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This is a discussion on How to.... within the Driving forums, part of the Riding Horses category

     
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        11-08-2009, 05:19 AM
      #11
    Weanling
    You make things very complicated lillie,but like you said about wrapping the shafts it wont be a prob un yoking if you tie the tugs to the shafts with baling twine traces as well,then if things do messs up or if they don't you can cut them out when you finsh
         
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        11-08-2009, 05:29 AM
      #12
    Foal
    Well jimmy, it probably does come over as complicated, but its not complicated when I do it, its just that I am trying to think of every angle that a first time driver would need to consider, and trying to cover all possible problem areas. And it might take longer but its all fun to do ! As you know, with many things in life, if it's over too quickly you end up feeling let down or cheated ! ( sorry couldnt resist- just a little joke!) but I do want to ask you, because it might be useful to me, when you say you tie the shafts to the tugs, do you mean you tie them to the outside of the tugs, which I can see would work, or are you putting the shafts through the tugs at that stage?
         
        11-08-2009, 05:58 AM
      #13
    Weanling
    Loop the twine through the tugs and tie the twine to the shaft I always do it when breaking learned it ater a horse upskittled cart and himself in the road and I had 2 cut an exspensive set of harness to get him out[it proved you do pay 4 your education] did you geet the pm I sent you about the square accommodation if it suits you woul be begging it
         
        11-08-2009, 06:13 AM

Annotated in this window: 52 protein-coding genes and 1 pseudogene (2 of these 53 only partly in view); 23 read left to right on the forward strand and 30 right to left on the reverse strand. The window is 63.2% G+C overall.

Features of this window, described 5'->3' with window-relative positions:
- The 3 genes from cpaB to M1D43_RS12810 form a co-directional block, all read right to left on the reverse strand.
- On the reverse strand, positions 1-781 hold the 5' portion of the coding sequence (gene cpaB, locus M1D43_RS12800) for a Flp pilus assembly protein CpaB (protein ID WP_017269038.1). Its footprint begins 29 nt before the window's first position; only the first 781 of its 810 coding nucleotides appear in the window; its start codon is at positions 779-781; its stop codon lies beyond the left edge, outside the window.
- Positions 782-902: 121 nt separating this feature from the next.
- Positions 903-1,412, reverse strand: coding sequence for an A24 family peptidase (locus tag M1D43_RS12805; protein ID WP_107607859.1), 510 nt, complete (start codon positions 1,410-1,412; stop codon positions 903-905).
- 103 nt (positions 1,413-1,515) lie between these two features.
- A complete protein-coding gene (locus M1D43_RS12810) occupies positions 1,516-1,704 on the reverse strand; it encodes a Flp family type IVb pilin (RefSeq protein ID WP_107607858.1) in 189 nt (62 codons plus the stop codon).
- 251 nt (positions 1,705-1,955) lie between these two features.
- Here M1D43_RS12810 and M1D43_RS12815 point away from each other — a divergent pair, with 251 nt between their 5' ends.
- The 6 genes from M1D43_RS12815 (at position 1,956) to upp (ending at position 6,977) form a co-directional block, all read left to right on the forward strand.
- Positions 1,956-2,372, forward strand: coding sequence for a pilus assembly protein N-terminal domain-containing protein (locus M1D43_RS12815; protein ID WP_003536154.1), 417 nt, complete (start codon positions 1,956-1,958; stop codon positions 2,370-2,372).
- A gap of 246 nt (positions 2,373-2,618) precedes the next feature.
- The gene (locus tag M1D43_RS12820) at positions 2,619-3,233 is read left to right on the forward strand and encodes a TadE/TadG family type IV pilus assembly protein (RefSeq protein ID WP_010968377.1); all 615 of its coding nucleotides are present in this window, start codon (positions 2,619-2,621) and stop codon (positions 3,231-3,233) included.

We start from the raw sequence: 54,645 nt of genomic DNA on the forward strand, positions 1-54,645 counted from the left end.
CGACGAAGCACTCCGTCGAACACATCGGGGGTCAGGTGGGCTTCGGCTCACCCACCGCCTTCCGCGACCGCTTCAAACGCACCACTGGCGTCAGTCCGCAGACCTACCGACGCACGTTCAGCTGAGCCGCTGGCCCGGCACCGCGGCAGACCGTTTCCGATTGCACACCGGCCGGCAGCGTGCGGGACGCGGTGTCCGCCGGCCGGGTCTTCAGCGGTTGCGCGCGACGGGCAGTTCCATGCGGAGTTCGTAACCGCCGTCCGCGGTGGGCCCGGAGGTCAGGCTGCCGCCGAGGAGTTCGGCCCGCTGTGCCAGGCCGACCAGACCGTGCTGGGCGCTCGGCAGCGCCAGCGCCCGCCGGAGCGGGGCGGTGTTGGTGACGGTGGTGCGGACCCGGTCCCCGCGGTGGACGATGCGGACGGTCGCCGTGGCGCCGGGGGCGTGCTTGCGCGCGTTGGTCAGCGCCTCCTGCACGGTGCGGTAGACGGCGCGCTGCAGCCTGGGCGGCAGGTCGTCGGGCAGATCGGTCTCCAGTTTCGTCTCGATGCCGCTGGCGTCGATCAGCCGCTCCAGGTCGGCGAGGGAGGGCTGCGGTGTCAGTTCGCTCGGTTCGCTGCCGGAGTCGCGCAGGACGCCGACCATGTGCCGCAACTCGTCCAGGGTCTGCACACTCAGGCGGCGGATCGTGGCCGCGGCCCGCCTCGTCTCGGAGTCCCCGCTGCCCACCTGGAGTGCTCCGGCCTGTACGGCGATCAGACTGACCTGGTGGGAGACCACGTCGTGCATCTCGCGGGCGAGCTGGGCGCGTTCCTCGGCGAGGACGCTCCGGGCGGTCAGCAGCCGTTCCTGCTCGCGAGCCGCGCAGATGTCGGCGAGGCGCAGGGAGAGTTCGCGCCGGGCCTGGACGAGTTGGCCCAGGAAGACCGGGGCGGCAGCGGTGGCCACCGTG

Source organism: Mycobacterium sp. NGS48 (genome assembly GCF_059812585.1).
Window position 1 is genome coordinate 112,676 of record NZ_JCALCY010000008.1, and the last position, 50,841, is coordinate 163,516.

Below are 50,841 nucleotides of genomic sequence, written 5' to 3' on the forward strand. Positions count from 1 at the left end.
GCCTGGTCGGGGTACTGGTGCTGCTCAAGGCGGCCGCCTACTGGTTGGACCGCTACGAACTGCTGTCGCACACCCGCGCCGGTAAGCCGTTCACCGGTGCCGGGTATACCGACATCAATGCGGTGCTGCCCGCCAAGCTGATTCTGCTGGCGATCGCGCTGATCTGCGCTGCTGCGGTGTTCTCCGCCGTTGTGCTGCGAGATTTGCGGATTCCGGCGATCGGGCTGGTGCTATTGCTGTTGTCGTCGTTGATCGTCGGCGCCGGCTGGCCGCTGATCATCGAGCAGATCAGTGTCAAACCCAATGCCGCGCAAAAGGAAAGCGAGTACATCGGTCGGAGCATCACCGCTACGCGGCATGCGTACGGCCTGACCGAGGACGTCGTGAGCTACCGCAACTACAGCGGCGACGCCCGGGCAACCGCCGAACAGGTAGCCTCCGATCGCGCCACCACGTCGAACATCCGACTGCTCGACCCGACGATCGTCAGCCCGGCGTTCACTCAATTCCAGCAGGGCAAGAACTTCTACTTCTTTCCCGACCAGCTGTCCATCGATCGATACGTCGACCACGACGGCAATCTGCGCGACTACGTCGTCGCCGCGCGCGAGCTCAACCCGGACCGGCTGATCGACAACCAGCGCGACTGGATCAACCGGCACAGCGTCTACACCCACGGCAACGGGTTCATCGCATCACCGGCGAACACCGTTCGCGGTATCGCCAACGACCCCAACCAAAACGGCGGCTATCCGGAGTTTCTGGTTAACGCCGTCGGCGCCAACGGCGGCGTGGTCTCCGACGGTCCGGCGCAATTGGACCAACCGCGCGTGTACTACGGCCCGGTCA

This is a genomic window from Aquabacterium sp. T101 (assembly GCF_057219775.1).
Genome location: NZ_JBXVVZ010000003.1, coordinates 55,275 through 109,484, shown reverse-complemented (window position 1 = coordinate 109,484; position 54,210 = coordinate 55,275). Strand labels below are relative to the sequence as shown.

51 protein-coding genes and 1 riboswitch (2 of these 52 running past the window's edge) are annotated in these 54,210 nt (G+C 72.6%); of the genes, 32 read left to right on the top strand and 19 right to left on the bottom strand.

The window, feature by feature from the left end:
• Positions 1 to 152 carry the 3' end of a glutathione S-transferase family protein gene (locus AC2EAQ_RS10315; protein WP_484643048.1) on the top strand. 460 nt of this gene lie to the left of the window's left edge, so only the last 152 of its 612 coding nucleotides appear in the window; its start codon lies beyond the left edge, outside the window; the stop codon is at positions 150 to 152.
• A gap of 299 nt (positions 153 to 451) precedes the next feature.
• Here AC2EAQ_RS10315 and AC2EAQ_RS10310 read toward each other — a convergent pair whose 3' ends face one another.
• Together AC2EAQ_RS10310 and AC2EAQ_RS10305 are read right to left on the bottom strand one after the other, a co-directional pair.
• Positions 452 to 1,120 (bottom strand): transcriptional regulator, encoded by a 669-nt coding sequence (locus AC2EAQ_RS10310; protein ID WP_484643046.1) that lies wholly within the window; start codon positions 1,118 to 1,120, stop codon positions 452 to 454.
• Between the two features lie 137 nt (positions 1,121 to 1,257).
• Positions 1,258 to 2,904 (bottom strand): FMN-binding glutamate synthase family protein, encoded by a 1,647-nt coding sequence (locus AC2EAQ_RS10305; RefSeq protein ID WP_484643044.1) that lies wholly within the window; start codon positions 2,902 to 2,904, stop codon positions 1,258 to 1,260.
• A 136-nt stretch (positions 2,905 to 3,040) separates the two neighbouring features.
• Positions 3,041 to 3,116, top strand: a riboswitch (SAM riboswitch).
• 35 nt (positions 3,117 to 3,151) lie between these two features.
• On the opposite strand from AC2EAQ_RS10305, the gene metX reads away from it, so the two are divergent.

#14
    Weanling
    That feeling cheated [must be a woman thing]lol
         
        11-08-2009, 06:50 AM
      #15
    Weanling
    Quote:
    just one other thing savvy wrap some rags around the end of the shafts then if you turn too tight the shaft wnt dig in and hurt him
    Hey Jimmy I have seen you post that a couple times. It seems odd to me. If a horse is properly harnessed the shaft should never dig into the shoulder. That usually happens when people have the shaft past the point of the shoulder (where is should NEVER be)

    Also a horse that is taught how to pivot before ever driving normally has no trouble turning a cart. I have seen though horses rushed into a cart have trouble.

    One of the driving trainers here made a fake cart from PVC pipe. Wish I had a picture of it. It was so easy to make but does give them the feelign of having something behind them etc.


    Kay
         
        11-08-2009, 07:33 AM
      #16
    Foal
    Hey jimmy, yes that is a good idea - that's what I thought you meant. And that accident you mention is just the sort of thing I am talking about- the more you can do before the cart goes behind the cart the better, hence my wheel or pallet, I can just worry about me and the horse getting it right without worrying about expensive equipment, or heads being split open. That's why I do all of the other stuff first. Glad you saw my joke, and yes I looked at and replied to you in private message, but I didnt think it sent to you, so will do it again. And weefoal, hi, that plastic tubing idea is I expect very similar to what I do, I use the wheel for a bit of weight, just to get them used to the idea, about 10 times , and then do the pallet thing to add the shafts, but I think its better to have a bit of weight, if it's too lightweight its a bit too bouncy and unstable, but your trainers probably had a bit of added wieght on the "cart" bit of the fake cart? I think we think on similar lines!
         
        11-08-2009, 08:06 AM
      #17
    Weanling
    Well wee foal I,ve seen it happen so many time generally with new drivers,and if a cart is bought and its not bang right for that horse theres not many can afford to swop and change and most riders learnig to drive do try and turn them too tight
         

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